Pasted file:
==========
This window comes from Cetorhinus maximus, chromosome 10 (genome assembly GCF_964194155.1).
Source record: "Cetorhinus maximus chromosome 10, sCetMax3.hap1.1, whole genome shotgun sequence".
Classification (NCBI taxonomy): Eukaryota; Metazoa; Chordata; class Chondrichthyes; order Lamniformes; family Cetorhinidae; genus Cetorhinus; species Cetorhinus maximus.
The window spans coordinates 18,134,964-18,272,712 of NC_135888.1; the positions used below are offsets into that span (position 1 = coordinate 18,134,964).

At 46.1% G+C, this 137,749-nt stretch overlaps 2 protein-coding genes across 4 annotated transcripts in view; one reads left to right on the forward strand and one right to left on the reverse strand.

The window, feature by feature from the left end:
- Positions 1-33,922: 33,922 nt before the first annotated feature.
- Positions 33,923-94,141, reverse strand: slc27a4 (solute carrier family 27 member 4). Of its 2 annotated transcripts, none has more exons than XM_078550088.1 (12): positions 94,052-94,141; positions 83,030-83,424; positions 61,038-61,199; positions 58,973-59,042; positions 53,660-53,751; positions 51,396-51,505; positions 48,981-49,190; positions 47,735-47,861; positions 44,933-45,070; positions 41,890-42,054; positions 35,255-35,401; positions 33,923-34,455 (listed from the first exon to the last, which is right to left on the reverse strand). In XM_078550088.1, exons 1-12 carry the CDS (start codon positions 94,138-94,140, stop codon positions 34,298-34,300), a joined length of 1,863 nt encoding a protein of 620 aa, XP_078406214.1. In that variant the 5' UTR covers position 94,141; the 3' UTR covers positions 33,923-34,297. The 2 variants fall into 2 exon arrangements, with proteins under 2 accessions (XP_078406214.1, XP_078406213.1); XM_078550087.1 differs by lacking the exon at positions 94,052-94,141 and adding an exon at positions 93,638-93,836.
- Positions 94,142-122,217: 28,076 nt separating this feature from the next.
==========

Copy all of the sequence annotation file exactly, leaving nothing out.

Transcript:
This window comes from Cetorhinus maximus, chromosome 10 (genome assembly GCF_964194155.1).
Source record: "Cetorhinus maximus chromosome 10, sCetMax3.hap1.1, whole genome shotgun sequence".
Classification (NCBI taxonomy): Eukaryota; Metazoa; Chordata; class Chondrichthyes; order Lamniformes; family Cetorhinidae; genus Cetorhinus; species Cetorhinus maximus.
The window spans coordinates 18,134,964-18,272,712 of NC_135888.1; the positions used below are offsets into that span (position 1 = coordinate 18,134,964).

At 46.1% G+C, this 137,749-nt stretch overlaps 2 protein-coding genes across 4 annotated transcripts in view; one reads left to right on the forward strand and one right to left on the reverse strand.

The window, feature by feature from the left end:
- Positions 1-33,922: 33,922 nt before the first annotated feature.
- Positions 33,923-94,141, reverse strand: slc27a4 (solute carrier family 27 member 4). Of its 2 annotated transcripts, none has more exons than XM_078550088.1 (12): positions 94,052-94,141; positions 83,030-83,424; positions 61,038-61,199; positions 58,973-59,042; positions 53,660-53,751; positions 51,396-51,505; positions 48,981-49,190; positions 47,735-47,861; positions 44,933-45,070; positions 41,890-42,054; positions 35,255-35,401; positions 33,923-34,455 (listed from the first exon to the last, which is right to left on the reverse strand). In XM_078550088.1, exons 1-12 carry the CDS (start codon positions 94,138-94,140, stop codon positions 34,298-34,300), a joined length of 1,863 nt encoding a protein of 620 aa, XP_078406214.1. In that variant the 5' UTR covers position 94,141; the 3' UTR covers positions 33,923-34,297. The 2 variants fall into 2 exon arrangements, with proteins under 2 accessions (XP_078406214.1, XP_078406213.1); XM_078550087.1 differs by lacking the exon at positions 94,052-94,141 and adding an exon at positions 93,638-93,836.
- Positions 94,142-122,217: 28,076 nt separating this feature from the next.